by Dave McMillion, (Hagerstown) Herald-Mail
CHARLES TOWN, W.Va. - A "historic jewel," a "golden opportunity" and "one of the best kinds of economic development" were some of the terms used to describe the site where the Battle of Shepherdstown was fought and the proposal to save it.
Speakers at a public hearing Wednesday night to gauge support for establishment of a national park to protect a Civil War battlefield near Shepherdstown, W.Va., gave overwhelming support for the idea and said it is a way to boost tourism and teach the world about West Virginia history.
"We got a chance to do this right. We just need to protect places like this," said Jefferson County resident Lew Pamplin, one of more than 15 people who spoke to the Jefferson County Commission during the public hearing at the Old Charles Town Library.
About 60 people attended the hearing.
Commission members began discussing the idea of establishing a park to save the battlefield off Trough Road east of Shepherdstown following a controversial proposal to build 100 homes in the area.
Far Away Farm LLC's proposal to build homes on 112 acres generated opposition from several residents and preservation groups who say the site is part of the Battle of Shepherdstown.
The Battle of Shepherdstown took place Sept. 19 and 20, 1862, on acreage to the west side of what is now Trough Road, including Far Away Farm, according to the National Park Services Web site.
After the Battle of Antietam, Gen. Robert E. Lee began to pull his Army of Northern Virginia back across the Potomac River, crossing at Pack Horse Ford.
Union soldiers arrived on the Maryland side of the river the following morning and began to shoot at southern troops across the water.
More than 600 casualties were recorded.
After winding through a long county regulatory process, members of the Jefferson County Zoning Board of Appeals turned down a conditional use permit for the development, saying it was not compatible with the area where it was going to be built.
The developers are challenging that decision in Jefferson County Circuit Court.
Attorney Richard Gay claims the zoning board of appeals made errors including that the board refused to accept evidence by a traffic expert that the traffic impact from the subdivision - a key issue in the debate over the subdivision - would comply with the county's land-use laws.
The zoning board of appeals also disregarded a development review system which would determine the compatibility of the property for higher housing densities, Gay said in the paperwork.
Nathan Cochran, who is representing Gay's law firm, was critical of several points involving the attempt to save the site, arguing at the hearing there has been no determination of where the battlefield exists.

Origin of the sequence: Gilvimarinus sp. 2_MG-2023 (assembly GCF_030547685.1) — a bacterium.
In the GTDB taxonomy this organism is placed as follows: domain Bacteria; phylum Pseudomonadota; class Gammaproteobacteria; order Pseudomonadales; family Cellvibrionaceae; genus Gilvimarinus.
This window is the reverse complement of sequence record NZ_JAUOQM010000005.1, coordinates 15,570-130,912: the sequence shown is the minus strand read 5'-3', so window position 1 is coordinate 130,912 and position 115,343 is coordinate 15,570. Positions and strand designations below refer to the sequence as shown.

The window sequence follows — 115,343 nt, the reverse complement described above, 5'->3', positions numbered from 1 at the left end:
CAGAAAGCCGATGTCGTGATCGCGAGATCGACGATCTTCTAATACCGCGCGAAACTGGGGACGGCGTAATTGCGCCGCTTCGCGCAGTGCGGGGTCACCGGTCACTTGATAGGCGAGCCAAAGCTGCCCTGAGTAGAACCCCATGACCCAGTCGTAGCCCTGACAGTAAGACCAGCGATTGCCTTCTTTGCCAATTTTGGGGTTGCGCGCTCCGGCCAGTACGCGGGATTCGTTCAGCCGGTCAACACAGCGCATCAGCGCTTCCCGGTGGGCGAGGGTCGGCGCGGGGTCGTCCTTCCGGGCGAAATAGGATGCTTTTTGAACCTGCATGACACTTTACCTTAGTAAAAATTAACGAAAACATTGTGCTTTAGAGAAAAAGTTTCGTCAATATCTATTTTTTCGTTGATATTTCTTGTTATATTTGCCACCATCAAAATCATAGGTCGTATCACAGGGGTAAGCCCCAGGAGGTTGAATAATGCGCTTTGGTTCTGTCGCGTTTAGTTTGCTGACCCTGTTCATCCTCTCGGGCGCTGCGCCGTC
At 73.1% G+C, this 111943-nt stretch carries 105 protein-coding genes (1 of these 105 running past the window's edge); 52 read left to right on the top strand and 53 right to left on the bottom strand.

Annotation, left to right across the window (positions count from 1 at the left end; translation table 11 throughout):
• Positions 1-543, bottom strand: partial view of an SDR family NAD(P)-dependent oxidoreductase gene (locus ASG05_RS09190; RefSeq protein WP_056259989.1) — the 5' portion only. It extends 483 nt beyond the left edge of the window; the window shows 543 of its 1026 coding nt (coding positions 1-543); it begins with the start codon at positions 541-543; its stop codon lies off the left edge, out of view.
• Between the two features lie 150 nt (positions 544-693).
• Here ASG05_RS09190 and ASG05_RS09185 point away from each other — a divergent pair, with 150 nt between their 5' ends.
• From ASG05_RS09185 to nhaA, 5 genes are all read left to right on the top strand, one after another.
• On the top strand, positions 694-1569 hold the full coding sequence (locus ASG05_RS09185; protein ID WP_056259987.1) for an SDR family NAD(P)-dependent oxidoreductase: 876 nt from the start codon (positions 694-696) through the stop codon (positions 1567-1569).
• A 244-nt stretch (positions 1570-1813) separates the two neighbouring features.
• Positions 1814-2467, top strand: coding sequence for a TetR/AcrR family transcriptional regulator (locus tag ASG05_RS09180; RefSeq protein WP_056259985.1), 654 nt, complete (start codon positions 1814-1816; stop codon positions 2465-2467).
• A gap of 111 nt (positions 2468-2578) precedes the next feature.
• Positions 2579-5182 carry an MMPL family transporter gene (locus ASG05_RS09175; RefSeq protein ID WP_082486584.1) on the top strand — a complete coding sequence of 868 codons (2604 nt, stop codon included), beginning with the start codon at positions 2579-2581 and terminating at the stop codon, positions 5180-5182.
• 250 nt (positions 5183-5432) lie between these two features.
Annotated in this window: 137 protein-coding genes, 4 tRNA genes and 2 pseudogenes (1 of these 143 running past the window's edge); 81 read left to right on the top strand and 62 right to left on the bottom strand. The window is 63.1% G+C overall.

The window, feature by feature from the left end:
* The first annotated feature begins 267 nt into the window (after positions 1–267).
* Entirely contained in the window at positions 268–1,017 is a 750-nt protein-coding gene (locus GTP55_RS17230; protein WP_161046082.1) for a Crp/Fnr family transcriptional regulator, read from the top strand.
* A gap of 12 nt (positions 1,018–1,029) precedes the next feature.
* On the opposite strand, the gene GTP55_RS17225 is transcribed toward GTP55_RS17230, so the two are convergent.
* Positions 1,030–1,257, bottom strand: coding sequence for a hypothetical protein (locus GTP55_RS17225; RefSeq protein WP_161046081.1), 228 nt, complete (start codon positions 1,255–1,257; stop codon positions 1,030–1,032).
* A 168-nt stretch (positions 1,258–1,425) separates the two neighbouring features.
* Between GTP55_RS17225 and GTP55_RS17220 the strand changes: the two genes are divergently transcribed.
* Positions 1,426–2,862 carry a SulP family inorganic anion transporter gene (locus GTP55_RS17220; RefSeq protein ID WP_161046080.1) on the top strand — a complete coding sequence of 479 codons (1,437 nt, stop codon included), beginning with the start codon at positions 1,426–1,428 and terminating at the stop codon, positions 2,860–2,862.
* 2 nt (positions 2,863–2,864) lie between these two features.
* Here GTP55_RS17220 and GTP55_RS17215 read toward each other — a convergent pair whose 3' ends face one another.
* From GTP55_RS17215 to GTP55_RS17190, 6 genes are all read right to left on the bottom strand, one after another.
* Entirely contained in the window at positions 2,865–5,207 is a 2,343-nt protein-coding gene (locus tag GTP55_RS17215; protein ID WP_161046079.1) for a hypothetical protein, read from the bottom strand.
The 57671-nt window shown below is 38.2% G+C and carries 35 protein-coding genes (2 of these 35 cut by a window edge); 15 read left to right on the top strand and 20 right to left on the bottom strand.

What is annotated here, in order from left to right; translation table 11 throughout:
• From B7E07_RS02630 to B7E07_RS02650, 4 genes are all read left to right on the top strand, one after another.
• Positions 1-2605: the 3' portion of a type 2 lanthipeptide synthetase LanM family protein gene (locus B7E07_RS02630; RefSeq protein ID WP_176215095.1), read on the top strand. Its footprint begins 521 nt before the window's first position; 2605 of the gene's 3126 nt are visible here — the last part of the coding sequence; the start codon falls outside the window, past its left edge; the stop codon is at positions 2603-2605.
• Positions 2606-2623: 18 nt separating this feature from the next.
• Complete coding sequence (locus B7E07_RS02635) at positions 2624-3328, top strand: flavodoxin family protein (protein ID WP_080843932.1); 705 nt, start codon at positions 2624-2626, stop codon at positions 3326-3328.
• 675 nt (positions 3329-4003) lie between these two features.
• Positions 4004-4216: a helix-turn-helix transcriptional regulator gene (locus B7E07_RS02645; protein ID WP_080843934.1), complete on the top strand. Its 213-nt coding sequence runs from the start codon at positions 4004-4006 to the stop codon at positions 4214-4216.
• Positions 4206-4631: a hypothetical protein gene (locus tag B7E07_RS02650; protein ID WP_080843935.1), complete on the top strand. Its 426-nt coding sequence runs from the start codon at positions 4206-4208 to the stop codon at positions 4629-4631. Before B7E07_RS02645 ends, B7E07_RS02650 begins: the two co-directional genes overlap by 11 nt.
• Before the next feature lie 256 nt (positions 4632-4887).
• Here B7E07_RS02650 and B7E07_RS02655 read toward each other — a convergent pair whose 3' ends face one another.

Cochran spoke of a landowner's right to develop but said there is an obvious attempt to "abrogate this."
The site has existed for years, but it was not until there was an attempt to develop it that an "anti-growth group" came forward to oppose it, Cochran said.
Tom Clemens, a professional historian, said it is "absolute nonsense" that the location of the battlefield is unclear.
Ed Dunleavy, president of the Shepherdstown Battlefield Preservation Association LLC, the group which has been leading the charge to save the battlefield, pointed out that the owners realize its historic value.
Dunleavy showed the commissioners a real estate listing for the property where the owners describe it as being "not subdivideable as it has been declared as a battlefield." Dunleavy said the owners are asking $3.6 million and that his organization made an offer for the land.
The owners made no counter-offer, said Dunleavy, who declined to discuss specifics.
Speakers said establishing a park at the battlefield would be a way to boost tourism in the county and reap benefits like those enjoyed at Antietam National Battlefield and Harpers Ferry National Historical Park, which attract more than 200,000 people a year.
The commission was informed about two resolutions in favor of preserving the battlefield. One was from the Shepherdstown Historic Commission and the second was from the Shepherdstown Town Council.
"I know the sentiments are shared by neighbors and friends in Shepherdstown," said town council member Hank Willard.
County Commission President Rusty Morgan said the comments made for a "fascinating evening" and said the commission may today consider a resolution of its own in favor of saving the battlefield.